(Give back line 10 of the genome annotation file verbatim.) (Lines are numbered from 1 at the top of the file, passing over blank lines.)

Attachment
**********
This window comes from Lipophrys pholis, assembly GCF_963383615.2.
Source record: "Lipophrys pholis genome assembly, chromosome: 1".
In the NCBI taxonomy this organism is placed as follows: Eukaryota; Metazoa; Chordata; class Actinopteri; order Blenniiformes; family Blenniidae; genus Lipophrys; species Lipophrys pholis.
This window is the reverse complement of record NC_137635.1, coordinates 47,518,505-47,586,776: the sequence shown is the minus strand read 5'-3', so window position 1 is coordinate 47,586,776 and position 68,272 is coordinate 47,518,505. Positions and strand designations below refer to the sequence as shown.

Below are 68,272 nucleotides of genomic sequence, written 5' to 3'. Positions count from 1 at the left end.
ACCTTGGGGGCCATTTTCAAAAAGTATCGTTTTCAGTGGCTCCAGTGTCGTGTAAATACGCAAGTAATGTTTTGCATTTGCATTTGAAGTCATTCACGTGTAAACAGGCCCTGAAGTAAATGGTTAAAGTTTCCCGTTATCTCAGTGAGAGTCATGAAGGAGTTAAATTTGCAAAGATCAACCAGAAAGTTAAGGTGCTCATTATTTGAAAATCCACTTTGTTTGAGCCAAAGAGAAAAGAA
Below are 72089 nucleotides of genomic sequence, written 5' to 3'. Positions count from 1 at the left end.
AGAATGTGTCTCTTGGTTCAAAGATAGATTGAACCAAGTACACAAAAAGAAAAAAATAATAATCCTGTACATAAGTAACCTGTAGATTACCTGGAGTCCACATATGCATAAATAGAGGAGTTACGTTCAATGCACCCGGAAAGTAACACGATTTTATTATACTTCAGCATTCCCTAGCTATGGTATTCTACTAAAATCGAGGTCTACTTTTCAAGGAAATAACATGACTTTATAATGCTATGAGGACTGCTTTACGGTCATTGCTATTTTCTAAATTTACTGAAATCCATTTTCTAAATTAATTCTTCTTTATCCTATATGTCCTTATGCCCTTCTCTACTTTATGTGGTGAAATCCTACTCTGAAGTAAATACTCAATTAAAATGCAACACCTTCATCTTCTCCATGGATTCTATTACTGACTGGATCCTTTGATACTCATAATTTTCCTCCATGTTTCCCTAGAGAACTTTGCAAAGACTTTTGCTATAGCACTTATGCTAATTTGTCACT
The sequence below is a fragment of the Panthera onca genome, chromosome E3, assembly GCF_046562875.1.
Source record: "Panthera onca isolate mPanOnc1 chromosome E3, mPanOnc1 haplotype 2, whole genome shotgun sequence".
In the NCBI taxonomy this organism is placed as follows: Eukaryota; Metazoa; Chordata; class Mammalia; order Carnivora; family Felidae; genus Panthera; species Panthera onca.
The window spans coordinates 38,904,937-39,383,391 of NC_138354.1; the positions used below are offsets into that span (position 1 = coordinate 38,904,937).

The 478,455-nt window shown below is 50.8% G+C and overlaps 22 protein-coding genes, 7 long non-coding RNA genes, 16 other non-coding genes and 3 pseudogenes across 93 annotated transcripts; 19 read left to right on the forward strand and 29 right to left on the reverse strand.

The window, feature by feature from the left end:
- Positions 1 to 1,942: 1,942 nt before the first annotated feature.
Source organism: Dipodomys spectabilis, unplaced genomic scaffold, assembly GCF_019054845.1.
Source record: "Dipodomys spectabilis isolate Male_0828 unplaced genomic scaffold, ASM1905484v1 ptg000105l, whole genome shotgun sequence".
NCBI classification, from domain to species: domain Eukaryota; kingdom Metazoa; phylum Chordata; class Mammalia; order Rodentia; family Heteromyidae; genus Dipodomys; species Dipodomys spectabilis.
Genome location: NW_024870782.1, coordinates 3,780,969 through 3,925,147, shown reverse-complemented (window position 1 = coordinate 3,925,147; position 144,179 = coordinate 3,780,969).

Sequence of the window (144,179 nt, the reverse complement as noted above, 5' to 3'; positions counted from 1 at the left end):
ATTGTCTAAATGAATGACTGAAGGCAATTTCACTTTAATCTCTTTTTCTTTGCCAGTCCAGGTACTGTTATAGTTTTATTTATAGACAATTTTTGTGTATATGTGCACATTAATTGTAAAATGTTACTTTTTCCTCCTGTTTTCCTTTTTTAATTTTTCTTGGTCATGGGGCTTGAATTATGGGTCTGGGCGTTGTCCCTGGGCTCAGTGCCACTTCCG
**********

Source record: "Panthera onca isolate mPanOnc1 chromosome E3, mPanOnc1 haplotype 2, whole genome shotgun sequence".